Legislation Moves To Cut Taxes For Small Breweries In The Hudson Valley

Who doesn’t love cheaper beer? (Not to be confused with the oh-so-patriotic cheap beer—we’re talking about craft brews here.) Whether you knew it or not, the Lower Hudson Valley is home to a handful of small brewing companies. Local brands like Captain Lawrence, Newburgh Brewing Company, Rushing Duck Brewing, Sloop Brewing, Defiant Brewing, and Broken Bow Brewery populate the shelves of grocery stores and beverage marts to bring you high-quality beers with that local New York gusto we all know and love. And this craft revolution isn’t just a flash in the pan: since 2011, the number of small breweries in New York State has nearly doubled to 181, the fifth highest in the country.

As a result of this nationwide surge in the craft brewing industry, the Small Brewer Reinvestment and Expanding Workforce Act, or the Small BREW Act, was introduced in Congress in 2013. It, along with the Fair Beer Act, aims to create jobs and boost local economies by cutting taxes for brewers that produce less than six million barrels per year. “Besides making great beer, New York’s craft breweries employ thousands of people and contribute over $2.2 billion to our economy every year” Westchester Congressman Sean Patrick Maloney (D) said in a statement last week. Maloney is teaming up with Westchester’s local brewers to support the Small BREW Act in hopes of eventually aiding their expansion, and as a result, benefiting our economy. Each job in the beer industry supports 45 more in industries like agriculture, marketing, manufacturing, transportation, warehousing, financial services, grocery, restaurant, and retail, according to Maloney’s office.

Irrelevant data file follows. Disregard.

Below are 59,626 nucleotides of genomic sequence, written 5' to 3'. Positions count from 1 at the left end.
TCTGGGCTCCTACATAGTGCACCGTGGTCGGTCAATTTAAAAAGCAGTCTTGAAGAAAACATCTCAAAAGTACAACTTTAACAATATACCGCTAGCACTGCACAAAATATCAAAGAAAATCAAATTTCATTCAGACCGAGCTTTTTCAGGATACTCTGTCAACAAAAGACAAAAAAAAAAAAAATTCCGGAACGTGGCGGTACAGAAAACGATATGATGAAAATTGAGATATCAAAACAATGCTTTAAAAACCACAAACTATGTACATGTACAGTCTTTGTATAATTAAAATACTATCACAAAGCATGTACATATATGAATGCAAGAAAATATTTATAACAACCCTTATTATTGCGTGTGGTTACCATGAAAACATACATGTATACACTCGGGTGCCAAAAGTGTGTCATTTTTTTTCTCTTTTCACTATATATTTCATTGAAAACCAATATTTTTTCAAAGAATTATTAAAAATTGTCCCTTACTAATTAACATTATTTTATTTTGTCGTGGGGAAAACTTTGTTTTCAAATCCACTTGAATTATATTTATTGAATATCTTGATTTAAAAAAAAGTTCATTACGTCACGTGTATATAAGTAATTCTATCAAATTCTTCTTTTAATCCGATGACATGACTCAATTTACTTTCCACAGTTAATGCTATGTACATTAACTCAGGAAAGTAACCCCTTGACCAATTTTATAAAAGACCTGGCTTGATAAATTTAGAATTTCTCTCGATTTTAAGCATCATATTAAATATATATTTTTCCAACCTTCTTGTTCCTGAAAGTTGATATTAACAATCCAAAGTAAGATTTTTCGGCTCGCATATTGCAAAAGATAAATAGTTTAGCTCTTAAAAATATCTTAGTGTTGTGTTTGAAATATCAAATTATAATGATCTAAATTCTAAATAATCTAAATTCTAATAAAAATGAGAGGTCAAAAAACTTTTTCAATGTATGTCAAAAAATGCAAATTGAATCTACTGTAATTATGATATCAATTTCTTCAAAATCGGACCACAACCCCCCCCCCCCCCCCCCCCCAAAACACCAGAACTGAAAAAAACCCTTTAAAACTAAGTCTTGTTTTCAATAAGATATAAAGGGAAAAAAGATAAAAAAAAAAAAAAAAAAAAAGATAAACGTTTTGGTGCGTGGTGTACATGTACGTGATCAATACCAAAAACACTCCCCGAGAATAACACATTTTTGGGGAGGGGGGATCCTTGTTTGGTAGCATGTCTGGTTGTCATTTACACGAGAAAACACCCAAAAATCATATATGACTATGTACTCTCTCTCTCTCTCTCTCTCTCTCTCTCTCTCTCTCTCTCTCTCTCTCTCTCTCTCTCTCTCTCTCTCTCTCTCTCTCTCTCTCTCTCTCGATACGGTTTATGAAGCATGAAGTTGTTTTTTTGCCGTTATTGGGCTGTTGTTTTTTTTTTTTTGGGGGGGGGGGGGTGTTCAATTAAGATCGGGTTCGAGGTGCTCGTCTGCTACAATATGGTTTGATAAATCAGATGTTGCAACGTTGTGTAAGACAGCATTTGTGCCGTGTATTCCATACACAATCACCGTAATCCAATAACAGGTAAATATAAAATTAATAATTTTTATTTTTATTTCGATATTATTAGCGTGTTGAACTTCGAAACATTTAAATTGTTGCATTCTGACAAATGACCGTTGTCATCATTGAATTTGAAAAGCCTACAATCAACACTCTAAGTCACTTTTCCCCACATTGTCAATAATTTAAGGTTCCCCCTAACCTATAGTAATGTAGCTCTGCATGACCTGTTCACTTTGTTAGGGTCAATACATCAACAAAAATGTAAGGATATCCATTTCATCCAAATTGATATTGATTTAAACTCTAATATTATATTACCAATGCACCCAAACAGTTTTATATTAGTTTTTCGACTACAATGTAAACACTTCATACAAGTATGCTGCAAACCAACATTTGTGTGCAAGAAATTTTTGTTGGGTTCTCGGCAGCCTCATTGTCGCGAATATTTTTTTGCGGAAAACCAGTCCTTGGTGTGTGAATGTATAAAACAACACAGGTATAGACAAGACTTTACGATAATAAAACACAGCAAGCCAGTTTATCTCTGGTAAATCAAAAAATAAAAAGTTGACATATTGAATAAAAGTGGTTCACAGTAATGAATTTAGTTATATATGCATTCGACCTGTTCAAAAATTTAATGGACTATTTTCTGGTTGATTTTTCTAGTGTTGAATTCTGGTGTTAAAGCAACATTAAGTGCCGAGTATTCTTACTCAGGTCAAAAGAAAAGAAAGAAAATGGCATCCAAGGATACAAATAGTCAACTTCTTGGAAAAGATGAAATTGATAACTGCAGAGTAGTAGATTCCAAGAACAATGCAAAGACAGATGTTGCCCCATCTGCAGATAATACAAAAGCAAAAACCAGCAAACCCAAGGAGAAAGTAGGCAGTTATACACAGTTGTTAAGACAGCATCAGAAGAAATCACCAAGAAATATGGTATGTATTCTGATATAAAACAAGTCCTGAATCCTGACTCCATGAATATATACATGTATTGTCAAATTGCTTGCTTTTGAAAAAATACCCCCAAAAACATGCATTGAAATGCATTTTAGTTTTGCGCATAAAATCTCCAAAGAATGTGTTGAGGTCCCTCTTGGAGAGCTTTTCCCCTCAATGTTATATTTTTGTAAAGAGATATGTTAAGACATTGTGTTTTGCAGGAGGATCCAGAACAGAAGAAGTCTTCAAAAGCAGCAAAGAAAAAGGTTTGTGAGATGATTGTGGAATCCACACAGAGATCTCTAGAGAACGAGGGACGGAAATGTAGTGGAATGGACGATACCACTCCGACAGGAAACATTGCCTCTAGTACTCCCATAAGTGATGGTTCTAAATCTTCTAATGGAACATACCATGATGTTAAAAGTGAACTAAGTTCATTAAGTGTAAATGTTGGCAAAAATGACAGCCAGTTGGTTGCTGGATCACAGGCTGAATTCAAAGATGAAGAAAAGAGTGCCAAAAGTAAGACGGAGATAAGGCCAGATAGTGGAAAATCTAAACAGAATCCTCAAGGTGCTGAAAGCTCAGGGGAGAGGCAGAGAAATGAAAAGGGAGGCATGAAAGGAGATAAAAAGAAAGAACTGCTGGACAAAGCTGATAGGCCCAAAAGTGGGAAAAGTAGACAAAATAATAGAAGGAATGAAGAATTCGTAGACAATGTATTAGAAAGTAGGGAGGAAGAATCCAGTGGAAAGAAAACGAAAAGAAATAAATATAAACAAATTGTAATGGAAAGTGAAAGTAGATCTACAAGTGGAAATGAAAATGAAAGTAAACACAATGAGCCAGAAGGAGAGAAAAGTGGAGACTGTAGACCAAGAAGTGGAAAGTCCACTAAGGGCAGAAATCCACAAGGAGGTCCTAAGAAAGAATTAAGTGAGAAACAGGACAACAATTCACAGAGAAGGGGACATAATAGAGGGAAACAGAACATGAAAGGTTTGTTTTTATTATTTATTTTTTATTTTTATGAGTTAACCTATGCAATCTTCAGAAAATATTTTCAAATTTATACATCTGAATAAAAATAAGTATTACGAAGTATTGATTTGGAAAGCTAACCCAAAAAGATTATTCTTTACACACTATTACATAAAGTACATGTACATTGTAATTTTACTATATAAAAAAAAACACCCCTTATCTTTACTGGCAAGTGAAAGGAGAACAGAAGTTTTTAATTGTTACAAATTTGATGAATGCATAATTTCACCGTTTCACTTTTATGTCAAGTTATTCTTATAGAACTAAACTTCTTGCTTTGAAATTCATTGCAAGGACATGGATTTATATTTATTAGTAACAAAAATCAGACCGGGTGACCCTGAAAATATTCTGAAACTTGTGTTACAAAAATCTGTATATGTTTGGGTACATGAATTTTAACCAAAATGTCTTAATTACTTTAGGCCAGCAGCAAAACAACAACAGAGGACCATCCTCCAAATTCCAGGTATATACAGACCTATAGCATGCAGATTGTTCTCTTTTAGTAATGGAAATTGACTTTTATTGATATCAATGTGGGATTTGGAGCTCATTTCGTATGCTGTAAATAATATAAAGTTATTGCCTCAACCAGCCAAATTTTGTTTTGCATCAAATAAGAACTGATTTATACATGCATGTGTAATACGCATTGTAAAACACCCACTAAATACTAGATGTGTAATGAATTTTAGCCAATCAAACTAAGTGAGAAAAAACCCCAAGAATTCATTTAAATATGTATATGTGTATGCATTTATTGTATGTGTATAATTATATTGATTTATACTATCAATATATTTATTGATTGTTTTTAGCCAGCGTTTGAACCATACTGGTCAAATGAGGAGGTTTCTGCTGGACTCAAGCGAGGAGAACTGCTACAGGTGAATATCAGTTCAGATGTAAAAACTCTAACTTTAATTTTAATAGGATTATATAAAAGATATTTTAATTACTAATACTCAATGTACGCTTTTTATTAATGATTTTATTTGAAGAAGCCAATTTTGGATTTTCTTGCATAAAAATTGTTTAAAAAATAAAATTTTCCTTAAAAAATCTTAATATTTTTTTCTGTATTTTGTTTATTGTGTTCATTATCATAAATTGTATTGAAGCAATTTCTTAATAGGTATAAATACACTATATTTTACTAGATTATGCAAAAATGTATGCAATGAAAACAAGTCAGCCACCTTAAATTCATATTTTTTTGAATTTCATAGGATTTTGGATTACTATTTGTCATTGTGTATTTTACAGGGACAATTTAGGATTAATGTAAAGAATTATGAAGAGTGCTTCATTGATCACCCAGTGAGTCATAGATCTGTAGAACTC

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Image courtesy of Brewers Association

This chart shows the economic impact craft brewers have had on New York State.

“We’re extremely excited about how far it’s come” said Scott Vaccaro, owner of Captain Lawrence Brewing Company located in Elmsford. Currently, taxes make up 40% of the cost of beer, according to government sources; small brewing companies pay $7 for every barrel produced. Should this legislation go through, small brewers will only have to pay half as much. With a little extra cash in their pockets, these companies will have more room to expand. “Being a smaller brewer, our most important resource (and the place where we are most outmanned) is in the sales field. Going up against these big brewers, they have deeper pockets and more sales people so we’d probably be able to hire two more people if this were to go through” said Vaccaro.  Eventually, he noted, the price of their beer could go down.

Vaccaro was just seventeen when he began brewing in his family home on Captain Lawrence Drive in South Salem. “I love that we’re in an area with such a rich and diverse culinary scene, and an area with not only such amazing restaurants, but some amazing farms as well,” Vaccaro said. “We’re really able to get the best of both worlds; we’ve got the city and the country. We’re right in the middle.” With lower taxes, the Westchester area would become even more attractive to brewers—and competition is greatly welcomed. “If you look at some of the most craft-heavy and craft-savvy markets in the country, it would be San Diego, Portland, and Seattle. There are more breweries per capita in those markets than anywhere in New York, so ‘the more the merrier’ seems to be working out.”

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